I’ve lived in South Florida for almost 10 years. I’m ashamed to say it, but it wasn’t until last week that I witnessed a Florida sea turtle nesting. It was surreal to say the least - to watch a 300-pound sea turtle lay an exorbitant number of eggs on the shore of Fort Lauderdale beach.

I joined the Museum of Discovery and Science for its last guided turtle walk of the season. We headed out to the beach at around 11 p.m., starting off by setting turtle hatchlings free. It was a rather humorous experience: a group of us huddled around two-inch creatures, watching them crawl their way across an estimated 5-foot expanse of sand into the ocean.

Then came the waiting. As three museum employees and two volunteers searched the beach, the rest of us sat on beach chairs and waited quietly, in hopes that they would see a turtle make its way up to shore and prep its nest. We were instructed to stay as silent as we could, as noise could scare away an approaching turtle, and to turn the brightness of our phone screens to its lowest possible setting. Turns out light, too, scares away these precious sea creatures.

I propped up my beach chair at a 90-degree angle, fighting sleep, my eyes planted on the moon. It was the brightest light visible given the government lighting ordinances during turtle nesting season, which runs from April to October.

About two hours later, the museum staff finally returned to round us up. We perked up: they found one. After a reminder to stay quiet and to avoid the turtle tracks — city officials used the tracks to mark the location of new turtle nests the next morning — we ventured on.

By the time we got to her, she had already started the process of nesting. There was a shallow hole on the shore and sand all over her shell, a sign that she dug into the ground. The staff had positioned a pair of dim red flashlights in the sand so we could see.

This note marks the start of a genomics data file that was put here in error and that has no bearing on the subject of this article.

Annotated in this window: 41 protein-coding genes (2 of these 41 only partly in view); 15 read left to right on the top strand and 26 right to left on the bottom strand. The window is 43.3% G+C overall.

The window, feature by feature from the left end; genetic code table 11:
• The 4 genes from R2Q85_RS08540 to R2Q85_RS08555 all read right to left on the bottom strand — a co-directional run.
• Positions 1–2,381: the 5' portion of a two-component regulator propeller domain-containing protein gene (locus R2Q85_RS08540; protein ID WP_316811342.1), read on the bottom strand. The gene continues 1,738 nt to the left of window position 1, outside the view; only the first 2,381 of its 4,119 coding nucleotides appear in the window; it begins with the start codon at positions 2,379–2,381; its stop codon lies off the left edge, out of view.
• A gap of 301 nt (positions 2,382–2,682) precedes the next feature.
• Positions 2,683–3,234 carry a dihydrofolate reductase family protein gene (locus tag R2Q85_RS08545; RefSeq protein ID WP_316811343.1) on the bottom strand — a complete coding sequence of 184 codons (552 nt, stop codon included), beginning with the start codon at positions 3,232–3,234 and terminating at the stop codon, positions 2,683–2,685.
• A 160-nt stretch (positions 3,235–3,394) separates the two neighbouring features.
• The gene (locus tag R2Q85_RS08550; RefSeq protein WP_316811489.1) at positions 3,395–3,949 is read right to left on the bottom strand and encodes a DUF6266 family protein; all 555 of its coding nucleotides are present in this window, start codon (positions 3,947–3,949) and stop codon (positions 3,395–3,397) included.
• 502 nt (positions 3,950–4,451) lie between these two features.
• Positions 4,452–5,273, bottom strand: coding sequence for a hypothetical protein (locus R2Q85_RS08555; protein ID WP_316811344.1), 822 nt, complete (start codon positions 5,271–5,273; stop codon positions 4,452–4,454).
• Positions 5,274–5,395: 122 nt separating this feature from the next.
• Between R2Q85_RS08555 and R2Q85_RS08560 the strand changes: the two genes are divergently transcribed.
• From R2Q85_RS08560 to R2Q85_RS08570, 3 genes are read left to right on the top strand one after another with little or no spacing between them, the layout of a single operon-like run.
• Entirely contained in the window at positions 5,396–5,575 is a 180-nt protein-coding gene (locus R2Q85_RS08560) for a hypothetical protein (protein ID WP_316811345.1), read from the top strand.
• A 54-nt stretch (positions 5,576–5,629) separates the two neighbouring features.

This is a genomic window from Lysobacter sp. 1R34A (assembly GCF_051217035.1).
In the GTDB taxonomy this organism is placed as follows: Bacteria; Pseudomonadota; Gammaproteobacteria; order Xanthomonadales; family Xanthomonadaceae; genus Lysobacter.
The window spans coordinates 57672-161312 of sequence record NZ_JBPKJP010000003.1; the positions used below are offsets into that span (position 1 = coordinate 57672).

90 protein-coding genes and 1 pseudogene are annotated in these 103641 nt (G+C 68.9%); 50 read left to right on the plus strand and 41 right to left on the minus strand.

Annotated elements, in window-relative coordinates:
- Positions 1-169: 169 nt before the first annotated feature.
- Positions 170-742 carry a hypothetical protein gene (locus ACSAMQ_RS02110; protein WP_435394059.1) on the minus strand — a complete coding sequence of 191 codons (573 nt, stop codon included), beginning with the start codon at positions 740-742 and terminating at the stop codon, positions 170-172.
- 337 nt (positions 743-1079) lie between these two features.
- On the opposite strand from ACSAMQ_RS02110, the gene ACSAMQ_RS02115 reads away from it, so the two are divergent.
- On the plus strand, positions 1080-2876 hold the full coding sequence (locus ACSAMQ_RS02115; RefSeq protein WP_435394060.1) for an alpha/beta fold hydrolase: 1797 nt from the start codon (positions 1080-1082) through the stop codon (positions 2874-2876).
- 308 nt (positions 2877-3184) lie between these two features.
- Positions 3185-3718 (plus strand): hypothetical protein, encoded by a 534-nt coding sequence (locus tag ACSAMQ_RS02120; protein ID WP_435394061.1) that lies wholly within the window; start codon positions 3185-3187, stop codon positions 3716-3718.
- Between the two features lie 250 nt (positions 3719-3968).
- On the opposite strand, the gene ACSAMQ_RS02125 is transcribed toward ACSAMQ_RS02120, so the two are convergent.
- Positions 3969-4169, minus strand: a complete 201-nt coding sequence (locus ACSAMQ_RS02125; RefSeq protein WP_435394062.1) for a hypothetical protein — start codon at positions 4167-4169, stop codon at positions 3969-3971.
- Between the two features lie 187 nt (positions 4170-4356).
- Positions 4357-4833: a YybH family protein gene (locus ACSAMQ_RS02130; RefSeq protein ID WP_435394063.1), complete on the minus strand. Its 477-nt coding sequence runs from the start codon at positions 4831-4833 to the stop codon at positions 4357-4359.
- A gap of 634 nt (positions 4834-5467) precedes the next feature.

One by one, the eggs dropped in. 

Parents, kids who looked around 11 or 12, a pair of girls that must have been in college - we all silently watched, mesmerized. Everything else lost relevance. It didn't matter that it was 2 a.m. and that I had to be up four hours later to get ready for work. I even forgot where we were. The high-rises, the beach resorts, all signs of commercialization had faded away. 

I couldn't keep track of the number of eggs — the Florida Fish and Wildlife Conservation Committee website states a sea turtle lays between 80-120 — but she just kept on going. Eventually, she began to cover up the hole, flinging sand over her eggs with her flippers. She slowly made her way back back across the sand, pausing in intervals before disappearing into the waves...

The Museum of Discovery and Science (401 S.W. Second St., Fort Lauderdale // 954/467-6637) is one of five organizations in South Florida permitted to hold public turtle watches.

Other certified organizations:

Gumbo Limbo Nature Center (1801 N. Ocean Blvd., Boca Raton // 561/544-8605)

Loggerhead Marinelife Center (14100 U.S. Highway 1, Juno Beach // 561/627-8280)

John D. MacArthur Beach Park (10900 Jack Nicklaus Drive, North Palm Beach //561/624-6950)

John U. Lloyd Beach State Park (6503 N. Ocean Drive, Dania Beach // 954/923-2833)